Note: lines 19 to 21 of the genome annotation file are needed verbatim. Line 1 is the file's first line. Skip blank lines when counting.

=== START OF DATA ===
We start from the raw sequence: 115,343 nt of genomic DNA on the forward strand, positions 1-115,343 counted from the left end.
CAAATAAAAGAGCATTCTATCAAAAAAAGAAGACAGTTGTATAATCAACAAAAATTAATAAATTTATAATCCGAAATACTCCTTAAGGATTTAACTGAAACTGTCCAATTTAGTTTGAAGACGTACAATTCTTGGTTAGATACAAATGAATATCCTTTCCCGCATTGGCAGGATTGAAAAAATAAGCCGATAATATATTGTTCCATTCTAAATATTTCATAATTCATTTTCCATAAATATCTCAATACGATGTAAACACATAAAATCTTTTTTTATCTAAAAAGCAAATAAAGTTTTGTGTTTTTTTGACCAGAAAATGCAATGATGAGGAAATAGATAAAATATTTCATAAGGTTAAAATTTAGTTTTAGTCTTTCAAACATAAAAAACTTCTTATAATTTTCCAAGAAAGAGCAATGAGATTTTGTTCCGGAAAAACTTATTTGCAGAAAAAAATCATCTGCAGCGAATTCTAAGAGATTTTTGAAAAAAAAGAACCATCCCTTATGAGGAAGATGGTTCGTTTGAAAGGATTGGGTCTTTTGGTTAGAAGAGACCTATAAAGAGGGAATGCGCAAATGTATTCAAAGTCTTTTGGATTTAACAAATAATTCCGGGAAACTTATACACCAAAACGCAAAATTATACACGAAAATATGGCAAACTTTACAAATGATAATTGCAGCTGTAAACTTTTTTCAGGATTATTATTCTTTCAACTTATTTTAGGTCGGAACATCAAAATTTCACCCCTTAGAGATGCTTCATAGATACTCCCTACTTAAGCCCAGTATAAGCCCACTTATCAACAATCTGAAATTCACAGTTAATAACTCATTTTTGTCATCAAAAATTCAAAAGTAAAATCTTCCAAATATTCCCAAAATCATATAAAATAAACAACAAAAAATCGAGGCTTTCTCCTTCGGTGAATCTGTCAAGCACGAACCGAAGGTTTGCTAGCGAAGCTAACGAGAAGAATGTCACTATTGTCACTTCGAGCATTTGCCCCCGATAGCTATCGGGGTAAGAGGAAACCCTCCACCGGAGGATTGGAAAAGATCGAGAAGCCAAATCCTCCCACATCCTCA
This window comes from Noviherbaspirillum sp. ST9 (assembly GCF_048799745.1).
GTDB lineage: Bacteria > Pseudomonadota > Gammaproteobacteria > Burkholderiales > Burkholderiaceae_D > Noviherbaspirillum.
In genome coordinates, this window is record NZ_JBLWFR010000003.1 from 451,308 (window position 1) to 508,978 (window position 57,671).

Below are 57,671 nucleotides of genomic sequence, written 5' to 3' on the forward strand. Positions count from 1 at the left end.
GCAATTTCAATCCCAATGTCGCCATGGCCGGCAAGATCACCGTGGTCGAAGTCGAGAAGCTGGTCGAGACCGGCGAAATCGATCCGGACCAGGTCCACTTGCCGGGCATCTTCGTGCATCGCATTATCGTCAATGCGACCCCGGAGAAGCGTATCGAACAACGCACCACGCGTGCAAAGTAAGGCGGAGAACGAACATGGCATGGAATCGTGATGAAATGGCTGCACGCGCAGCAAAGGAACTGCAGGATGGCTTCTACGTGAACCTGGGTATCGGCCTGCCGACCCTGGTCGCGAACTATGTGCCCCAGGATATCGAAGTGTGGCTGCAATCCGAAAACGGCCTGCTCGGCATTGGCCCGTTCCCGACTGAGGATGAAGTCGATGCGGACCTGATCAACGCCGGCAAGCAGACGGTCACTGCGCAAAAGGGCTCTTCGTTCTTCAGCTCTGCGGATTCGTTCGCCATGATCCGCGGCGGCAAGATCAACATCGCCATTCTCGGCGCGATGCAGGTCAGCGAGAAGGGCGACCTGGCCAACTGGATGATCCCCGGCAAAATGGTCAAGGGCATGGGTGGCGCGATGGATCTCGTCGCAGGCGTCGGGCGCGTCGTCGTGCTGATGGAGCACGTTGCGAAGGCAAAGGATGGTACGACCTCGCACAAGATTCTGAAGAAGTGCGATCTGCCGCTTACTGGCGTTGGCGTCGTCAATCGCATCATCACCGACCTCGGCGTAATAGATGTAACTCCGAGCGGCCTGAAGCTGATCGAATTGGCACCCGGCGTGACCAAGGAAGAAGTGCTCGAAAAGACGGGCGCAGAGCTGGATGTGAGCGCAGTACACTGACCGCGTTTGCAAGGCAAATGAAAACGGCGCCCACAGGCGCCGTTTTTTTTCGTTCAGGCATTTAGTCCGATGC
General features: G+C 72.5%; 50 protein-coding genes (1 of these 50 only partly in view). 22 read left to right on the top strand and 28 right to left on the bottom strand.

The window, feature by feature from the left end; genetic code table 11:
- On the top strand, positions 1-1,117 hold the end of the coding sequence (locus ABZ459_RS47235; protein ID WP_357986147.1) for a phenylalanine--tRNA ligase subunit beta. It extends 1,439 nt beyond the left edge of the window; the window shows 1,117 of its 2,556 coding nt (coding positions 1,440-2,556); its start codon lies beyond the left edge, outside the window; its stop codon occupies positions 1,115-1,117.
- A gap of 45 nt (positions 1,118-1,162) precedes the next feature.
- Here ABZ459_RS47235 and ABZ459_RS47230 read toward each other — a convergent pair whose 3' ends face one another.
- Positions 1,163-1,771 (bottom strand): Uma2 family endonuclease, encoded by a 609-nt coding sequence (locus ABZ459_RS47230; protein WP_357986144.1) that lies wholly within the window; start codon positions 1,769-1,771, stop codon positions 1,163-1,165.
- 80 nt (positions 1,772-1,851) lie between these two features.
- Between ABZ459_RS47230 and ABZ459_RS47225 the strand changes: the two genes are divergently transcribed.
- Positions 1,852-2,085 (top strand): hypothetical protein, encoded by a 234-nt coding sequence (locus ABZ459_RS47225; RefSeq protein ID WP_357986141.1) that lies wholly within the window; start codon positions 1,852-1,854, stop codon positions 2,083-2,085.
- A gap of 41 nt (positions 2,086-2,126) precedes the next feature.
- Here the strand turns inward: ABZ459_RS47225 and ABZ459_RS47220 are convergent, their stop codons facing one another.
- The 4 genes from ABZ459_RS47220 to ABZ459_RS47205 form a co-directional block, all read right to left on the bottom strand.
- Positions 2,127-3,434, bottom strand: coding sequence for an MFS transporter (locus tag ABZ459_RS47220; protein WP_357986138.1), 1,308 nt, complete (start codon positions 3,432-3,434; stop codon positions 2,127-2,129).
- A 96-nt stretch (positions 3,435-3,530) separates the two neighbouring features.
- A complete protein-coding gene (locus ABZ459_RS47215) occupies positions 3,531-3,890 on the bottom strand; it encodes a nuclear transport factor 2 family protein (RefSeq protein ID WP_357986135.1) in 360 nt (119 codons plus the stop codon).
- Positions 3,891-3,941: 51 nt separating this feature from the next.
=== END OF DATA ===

- The 4 genes from ABZ459_RS47220 to ABZ459_RS47205 form a co-directional block, all read right to left on the bottom strand.
- Positions 2,127-3,434, bottom strand: coding sequence for an MFS transporter (locus tag ABZ459_RS47220; protein WP_357986138.1), 1,308 nt, complete (start codon positions 3,432-3,434; stop codon positions 2,127-2,129).
- A 96-nt stretch (positions 3,435-3,530) separates the two neighbouring features.